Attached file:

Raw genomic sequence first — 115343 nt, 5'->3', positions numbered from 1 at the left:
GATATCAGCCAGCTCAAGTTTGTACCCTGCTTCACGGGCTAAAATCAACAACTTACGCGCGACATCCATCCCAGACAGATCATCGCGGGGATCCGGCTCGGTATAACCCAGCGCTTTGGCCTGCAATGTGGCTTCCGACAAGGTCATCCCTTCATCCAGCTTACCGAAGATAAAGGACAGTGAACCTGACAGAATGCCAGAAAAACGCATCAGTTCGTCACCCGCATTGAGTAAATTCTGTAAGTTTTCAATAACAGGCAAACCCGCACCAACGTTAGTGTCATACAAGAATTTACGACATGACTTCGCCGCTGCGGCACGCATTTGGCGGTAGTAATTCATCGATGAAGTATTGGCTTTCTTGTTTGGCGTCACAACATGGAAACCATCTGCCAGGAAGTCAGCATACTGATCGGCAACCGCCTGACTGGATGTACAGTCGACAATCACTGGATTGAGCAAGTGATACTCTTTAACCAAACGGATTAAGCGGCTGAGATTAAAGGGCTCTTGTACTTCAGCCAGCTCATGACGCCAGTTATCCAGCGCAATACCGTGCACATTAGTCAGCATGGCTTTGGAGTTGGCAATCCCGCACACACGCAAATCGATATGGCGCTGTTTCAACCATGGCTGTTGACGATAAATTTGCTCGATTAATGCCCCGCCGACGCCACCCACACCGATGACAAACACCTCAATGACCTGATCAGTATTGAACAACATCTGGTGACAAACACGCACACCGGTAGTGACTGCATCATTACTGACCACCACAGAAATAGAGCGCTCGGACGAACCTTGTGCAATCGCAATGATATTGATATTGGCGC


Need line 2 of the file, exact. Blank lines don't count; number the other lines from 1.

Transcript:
GATATCAGCCAGCTCAAGTTTGTACCCTGCTTCACGGGCTAAAATCAACAACTTACGCGCGACATCCATCCCAGACAGATCATCGCGGGGATCCGGCTCGGTATAACCCAGCGCTTTGGCCTGCAATGTGGCTTCCGACAAGGTCATCCCTTCATCCAGCTTACCGAAGATAAAGGACAGTGAACCTGACAGAATGCCAGAAAAACGCATCAGTTCGTCACCCGCATTGAGTAAATTCTGTAAGTTTTCAATAACAGGCAAACCCGCACCAACGTTAGTGTCATACAAGAATTTACGACATGACTTCGCCGCTGCGGCACGCATTTGGCGGTAGTAATTCATCGATGAAGTATTGGCTTTCTTGTTTGGCGTCACAACATGGAAACCATCTGCCAGGAAGTCAGCATACTGATCGGCAACCGCCTGACTGGATGTACAGTCGACAATCACTGGATTGAGCAAGTGATACTCTTTAACCAAACGGATTAAGCGGCTGAGATTAAAGGGCTCTTGTACTTCAGCCAGCTCATGACGCCAGTTATCCAGCGCAATACCGTGCACATTAGTCAGCATGGCTTTGGAGTTGGCAATCCCGCACACACGCAAATCGATATGGCGCTGTTTCAACCATGGCTGTTGACGATAAATTTGCTCGATTAATGCCCCGCCGACGCCACCCACACCGATGACAAACACCTCAATGACCTGATCAGTATTGAACAACATCTGGTGACAAACACGCACACCGGTAGTGACTGCATCATTACTGACCACCACAGAAATAGAGCGCTCGGACGAACCTTGTGCAATCGCAATGATATTGATATTGGCGC